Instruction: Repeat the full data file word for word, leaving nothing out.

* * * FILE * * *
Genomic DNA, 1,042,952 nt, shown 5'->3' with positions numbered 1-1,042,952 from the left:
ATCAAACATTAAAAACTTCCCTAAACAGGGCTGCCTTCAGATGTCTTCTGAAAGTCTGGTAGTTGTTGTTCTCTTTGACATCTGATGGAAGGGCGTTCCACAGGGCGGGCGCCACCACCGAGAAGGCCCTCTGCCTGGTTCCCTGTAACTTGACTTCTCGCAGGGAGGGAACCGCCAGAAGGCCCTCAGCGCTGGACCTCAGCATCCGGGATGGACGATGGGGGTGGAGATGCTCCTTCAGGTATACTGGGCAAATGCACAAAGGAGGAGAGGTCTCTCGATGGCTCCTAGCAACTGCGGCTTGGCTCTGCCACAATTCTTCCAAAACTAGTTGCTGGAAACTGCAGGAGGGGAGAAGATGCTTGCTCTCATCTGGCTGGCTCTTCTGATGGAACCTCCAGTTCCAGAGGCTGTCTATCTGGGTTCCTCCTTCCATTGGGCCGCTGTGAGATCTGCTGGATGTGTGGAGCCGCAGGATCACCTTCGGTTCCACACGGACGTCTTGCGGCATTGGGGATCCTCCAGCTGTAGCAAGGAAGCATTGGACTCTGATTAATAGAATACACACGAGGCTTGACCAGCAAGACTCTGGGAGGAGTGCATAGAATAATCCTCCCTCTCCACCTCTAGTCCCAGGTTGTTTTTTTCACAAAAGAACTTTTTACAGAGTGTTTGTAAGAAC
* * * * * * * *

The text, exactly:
Genomic DNA, 1,042,952 nt, shown 5'->3' with positions numbered 1-1,042,952 from the left:
ATCAAACATTAAAAACTTCCCTAAACAGGGCTGCCTTCAGATGTCTTCTGAAAGTCTGGTAGTTGTTGTTCTCTTTGACATCTGATGGAAGGGCGTTCCACAGGGCGGGCGCCACCACCGAGAAGGCCCTCTGCCTGGTTCCCTGTAACTTGACTTCTCGCAGGGAGGGAACCGCCAGAAGGCCCTCAGCGCTGGACCTCAGCATCCGGGATGGACGATGGGGGTGGAGATGCTCCTTCAGGTATACTGGGCAAATGCACAAAGGAGGAGAGGTCTCTCGATGGCTCCTAGCAACTGCGGCTTGGCTCTGCCACAATTCTTCCAAAACTAGTTGCTGGAAACTGCAGGAGGGGAGAAGATGCTTGCTCTCATCTGGCTGGCTCTTCTGATGGAACCTCCAGTTCCAGAGGCTGTCTATCTGGGTTCCTCCTTCCATTGGGCCGCTGTGAGATCTGCTGGATGTGTGGAGCCGCAGGATCACCTTCGGTTCCACACGGACGTCTTGCGGCATTGGGGATCCTCCAGCTGTAGCAAGGAAGCATTGGACTCTGATTAATAGAATACACACGAGGCTTGACCAGCAAGACTCTGGGAGGAGTGCATAGAATAATCCTCCCTCTCCACCTCTAGTCCCAGGTTGTTTTTTTCACAAAAGAACTTTTTACAGAGTGTTTGTAAGAAC